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ATP activation of peritubular cells drives testicular sperm transport

ATP activation of peritubular cells drives testicular sperm transport

Figure 6. ATP causes Ca 2+ elevations within a restricted paracrine radius. (A) Low-magnification brightfield image of an intact seminiferous tubule segment dissected from SMMHC-CreER T2 x Ai95D mice and positioned directly in front of the tip of a 250 mm diameter perfusion pencil. ROIs (black lines) are drawn to encompass the area that is directly exposed to fluid flow (ROI 0) as well as adjacent regions (ROIs 1 and 1), respectively. Suction produced by negative pressure (applied through holes in the elastic foil pad beneath the tubule) limits the area of perfusion. (B) Pseudocolor GCaMP6f fluorescence intensity images of the tubule shown in (A) reveals Ca 2+ transients in TPCs in response to ATP. Representative images (rainbow 256 color map) correspond to time points before, during, and after focal ATP exposure (100 mM; 10 s). The area directly challenged with ATP is denoted by the white dotted lines. For clarity, autofluorescence of the perfusion pencil was removed. Note that Ca 2+ elevations are limited to ROI 0. (C) Representative original recordings of changes in GCaMP6f intensity (DF/F) over time from tubule segments of the three different stage groups (I–III). Traces exemplify Ca 2+ signals (or the lack thereof) in ROIs 0, –1, and 1, respectively. Independent of the epithelial cycle stage investigated, ATP-induced [Ca 2+ ]
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Molecular mechanisms of differential activation of naive T cells by weak and strong antigen-presenting cells

Molecular mechanisms of differential activation of naive T cells by weak and strong antigen-presenting cells

DNA methylation is the most well studied of all epigenetic modifications. In mammals, only the cytosine residue on CpG dinucleotides of DNA can be methylated via the activity of 2 types of DNA methyltranferase (DNA MTase or Dnmt) family enzymes which catalyze the process of transferring a methyl group to DNA with S-adenosyl methionine (SAM) acting as methyl donor. There are 2 types of Dnmts important for induction of DNA methylation patterns; Dnmt1 and Dnmt3 which has 2 isoforms; Dnmt3a and Dnmt3b (Bheemanaik et al. 2006;Malygin and Hattman 2012). DNA methylation is begun by Dnmt3a and DNMT3b which induce de novo methylation on unmodified CpG sites and then Dnmt1 is upregulated during the S-phase where it is recruited by proliferating cell nuclear antigen (PCNA) and preferentially binds onto hemi-methylated CpG sites on dividing cells where it serves to maintain methylation patterns similar to those of parent cells. Dnmt1 thus serve as maintenance transferases (Okano et al. 1998;Pradhan and Esteve 2003). In general, DNA methylation represses gene activity with the notion that gene silencing correlates with DNA methylation at promoter regions of such genes while hypomethylation at same region is linked to gene activation and expression (Li et al. 2012; Wilson et al. 2005; Wilson et al. 2009). Next to DNA methylation, histone modification of which acetylation is a major player has been implicated and extensively investigated for its role in gene regulation. Reversible acetylation of the amino group of lysine in histone tails by histone acetylases (HATSs)/histone deacetylases (HDACs) is one of the characterized histone modifications and is linked to transcriptional activation/repression respectively. Hyper-acetylated histones are transcriptionally active while hypoacetylated histones are transcriptionally inactive/repressed (Moreira et al. 2003).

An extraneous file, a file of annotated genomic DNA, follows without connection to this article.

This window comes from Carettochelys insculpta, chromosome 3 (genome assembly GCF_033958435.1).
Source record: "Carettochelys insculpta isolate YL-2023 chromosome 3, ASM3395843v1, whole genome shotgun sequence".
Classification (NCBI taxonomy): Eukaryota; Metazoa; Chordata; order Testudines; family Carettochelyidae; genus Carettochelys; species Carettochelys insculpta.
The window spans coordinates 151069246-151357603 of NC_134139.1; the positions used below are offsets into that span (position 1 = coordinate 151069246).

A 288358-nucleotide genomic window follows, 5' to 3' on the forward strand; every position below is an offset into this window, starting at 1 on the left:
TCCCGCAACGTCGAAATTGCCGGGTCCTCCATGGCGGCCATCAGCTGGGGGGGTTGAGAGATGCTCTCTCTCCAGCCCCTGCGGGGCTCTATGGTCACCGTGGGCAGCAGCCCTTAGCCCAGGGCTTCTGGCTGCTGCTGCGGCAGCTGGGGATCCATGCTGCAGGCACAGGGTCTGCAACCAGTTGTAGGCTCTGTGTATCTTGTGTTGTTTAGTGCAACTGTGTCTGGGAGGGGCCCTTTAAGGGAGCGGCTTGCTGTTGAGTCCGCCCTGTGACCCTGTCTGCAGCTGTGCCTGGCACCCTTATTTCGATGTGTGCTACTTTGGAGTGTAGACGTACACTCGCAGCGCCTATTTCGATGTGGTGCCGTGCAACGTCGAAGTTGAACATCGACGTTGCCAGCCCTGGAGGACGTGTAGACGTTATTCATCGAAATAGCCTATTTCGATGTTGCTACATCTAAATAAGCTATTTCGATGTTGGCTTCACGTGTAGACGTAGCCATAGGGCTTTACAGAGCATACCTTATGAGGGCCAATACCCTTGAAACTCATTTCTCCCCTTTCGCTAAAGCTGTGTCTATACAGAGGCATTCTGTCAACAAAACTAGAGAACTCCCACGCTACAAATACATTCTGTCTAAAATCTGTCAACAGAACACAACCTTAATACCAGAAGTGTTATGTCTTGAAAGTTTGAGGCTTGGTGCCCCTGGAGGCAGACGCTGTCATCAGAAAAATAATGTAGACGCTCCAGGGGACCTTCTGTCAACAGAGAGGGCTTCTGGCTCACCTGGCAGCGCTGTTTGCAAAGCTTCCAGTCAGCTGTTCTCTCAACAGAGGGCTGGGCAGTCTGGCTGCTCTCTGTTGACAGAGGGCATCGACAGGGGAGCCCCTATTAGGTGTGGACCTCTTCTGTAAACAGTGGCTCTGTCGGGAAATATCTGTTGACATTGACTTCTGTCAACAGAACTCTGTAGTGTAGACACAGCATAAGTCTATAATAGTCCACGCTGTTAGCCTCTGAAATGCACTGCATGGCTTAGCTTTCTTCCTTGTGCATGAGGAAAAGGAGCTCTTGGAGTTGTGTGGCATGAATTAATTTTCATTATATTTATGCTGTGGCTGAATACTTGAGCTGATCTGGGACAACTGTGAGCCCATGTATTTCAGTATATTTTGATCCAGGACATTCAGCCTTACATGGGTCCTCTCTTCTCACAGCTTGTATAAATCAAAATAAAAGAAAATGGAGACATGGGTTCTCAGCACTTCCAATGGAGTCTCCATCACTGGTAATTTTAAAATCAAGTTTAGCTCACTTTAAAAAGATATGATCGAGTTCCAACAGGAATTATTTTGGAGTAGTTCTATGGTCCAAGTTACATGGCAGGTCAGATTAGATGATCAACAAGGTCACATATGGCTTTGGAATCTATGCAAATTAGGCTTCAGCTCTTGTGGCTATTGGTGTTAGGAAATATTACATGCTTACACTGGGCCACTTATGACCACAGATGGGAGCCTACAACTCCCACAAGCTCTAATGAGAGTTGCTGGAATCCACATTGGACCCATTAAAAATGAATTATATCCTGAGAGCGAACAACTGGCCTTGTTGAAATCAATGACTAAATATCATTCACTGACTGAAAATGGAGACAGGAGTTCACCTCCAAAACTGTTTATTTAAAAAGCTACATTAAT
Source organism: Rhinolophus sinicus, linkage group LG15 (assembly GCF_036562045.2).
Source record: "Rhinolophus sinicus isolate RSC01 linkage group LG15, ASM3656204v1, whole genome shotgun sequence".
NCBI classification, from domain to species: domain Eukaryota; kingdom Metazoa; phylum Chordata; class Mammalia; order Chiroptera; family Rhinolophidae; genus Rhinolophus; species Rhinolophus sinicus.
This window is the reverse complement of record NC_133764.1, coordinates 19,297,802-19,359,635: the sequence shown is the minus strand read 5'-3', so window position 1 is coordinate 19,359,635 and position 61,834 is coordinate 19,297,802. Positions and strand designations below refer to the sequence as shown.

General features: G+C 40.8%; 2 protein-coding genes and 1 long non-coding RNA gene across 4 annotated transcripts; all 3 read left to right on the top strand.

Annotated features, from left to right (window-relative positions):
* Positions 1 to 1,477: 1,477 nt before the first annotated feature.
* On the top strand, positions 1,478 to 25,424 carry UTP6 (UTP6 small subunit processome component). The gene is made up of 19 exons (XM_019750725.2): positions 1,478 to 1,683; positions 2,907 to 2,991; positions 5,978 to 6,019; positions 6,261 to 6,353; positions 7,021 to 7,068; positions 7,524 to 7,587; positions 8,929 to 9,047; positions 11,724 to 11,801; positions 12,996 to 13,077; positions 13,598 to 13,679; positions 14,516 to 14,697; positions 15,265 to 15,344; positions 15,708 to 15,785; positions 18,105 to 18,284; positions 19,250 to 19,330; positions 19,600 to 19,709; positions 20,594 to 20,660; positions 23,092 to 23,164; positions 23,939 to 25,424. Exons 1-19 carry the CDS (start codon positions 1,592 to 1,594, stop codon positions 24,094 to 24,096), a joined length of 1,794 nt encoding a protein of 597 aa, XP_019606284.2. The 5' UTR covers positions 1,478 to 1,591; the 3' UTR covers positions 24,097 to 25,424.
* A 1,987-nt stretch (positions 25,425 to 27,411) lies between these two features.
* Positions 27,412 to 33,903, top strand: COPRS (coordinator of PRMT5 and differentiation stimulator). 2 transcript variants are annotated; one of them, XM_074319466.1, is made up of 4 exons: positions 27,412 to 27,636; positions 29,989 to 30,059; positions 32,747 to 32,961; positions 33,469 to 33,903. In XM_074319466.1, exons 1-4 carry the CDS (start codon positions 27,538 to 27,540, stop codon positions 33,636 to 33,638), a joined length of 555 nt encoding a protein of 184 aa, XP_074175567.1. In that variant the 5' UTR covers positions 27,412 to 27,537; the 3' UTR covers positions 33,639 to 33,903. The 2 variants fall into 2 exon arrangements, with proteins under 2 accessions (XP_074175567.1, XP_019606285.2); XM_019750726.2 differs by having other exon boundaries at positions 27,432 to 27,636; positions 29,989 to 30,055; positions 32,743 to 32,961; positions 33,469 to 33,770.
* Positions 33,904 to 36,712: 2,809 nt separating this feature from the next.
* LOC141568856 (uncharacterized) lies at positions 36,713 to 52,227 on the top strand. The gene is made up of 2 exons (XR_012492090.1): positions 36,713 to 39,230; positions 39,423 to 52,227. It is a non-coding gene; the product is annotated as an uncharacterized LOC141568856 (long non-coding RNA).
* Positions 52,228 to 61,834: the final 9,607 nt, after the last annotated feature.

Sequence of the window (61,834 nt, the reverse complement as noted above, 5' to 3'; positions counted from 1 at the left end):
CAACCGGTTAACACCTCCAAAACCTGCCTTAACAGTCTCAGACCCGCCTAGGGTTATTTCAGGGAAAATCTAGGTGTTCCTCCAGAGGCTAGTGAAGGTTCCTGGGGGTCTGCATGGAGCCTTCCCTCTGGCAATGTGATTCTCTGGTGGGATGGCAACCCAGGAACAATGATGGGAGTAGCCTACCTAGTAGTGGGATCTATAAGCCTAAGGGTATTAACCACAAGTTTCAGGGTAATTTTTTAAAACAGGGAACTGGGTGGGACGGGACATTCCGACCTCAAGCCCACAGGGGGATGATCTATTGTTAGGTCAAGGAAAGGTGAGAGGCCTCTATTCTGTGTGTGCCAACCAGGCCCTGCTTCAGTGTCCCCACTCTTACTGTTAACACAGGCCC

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Visualizing T cell activation around
the blood-brain barrier
Dissertation

Visualizing T cell activation around the blood-brain barrier Dissertation

A truncated NFAT1 fused to GFP (∆NFAT-GFP), used here as fluorescent reporter of in vivo T cell activation, represents an important technical advance. ∆NFAT-GFP displays qualities rendering it more suitable for two-photon imaging of T cell activation, than the various previously suggested activation indicators. Among these, TCR complex related genetic markers, such as a CD3zeta-GFP fusion protein (Huppa et al., 2003; Richie et al., 2002; Yudushkin and Vale, 2010), or Linker for Activation of T-Cells (LAT)-GFP fusion protein (Tanimura et al., 2003), showed T cell activation by clustering at the immunological synapses. However, due to the poor z- resolution (typically, 3-4 μm spacing) of two-photon microscopy, detection of small clusters within three-dimensional volume is not reliably possible. In contrast, ∆NFAT- GFP subcellular localization was detectable in more than 90% of the T cells during intravital two-photon imaging. Moran and colleagues used GFP expressed from the immediate early gene locus, NUR77, as activation indicator (Moran et al., 2011). This system can distinguish the strength of TCR stimulation according to GFP expression level. However the GFP protein needs to be transcribed and maturated, a process that takes at least few hours, which is too long for real-time imaging of T cell activation. In sharp contrast, ∆NFAT-GFP nuclear translocation occurs within only few minutes after stimulation. Finally, calcium indicators can be used to monitor T cell activation in vivo (Wei et al., 2007). Small molecular calcium indicator dyes are rapidly pumped out from T cells and thus fail to label them over extended periods of time. Recently, a genetically encoded Ca 2+ indicator, Twitch-1, has also been developed as a marker of in vivo T cell activation (Mues et al., 2013). However, ∆NFAT-GFP is a robust downstream indicator, as elevated calcium might not always result in full T cell activation. Considering all this, the ∆NFAT-GFP fusion-protein qualifies as a marker to rapidly and reliably detect T cell activation induced by antigen recognition in vivo.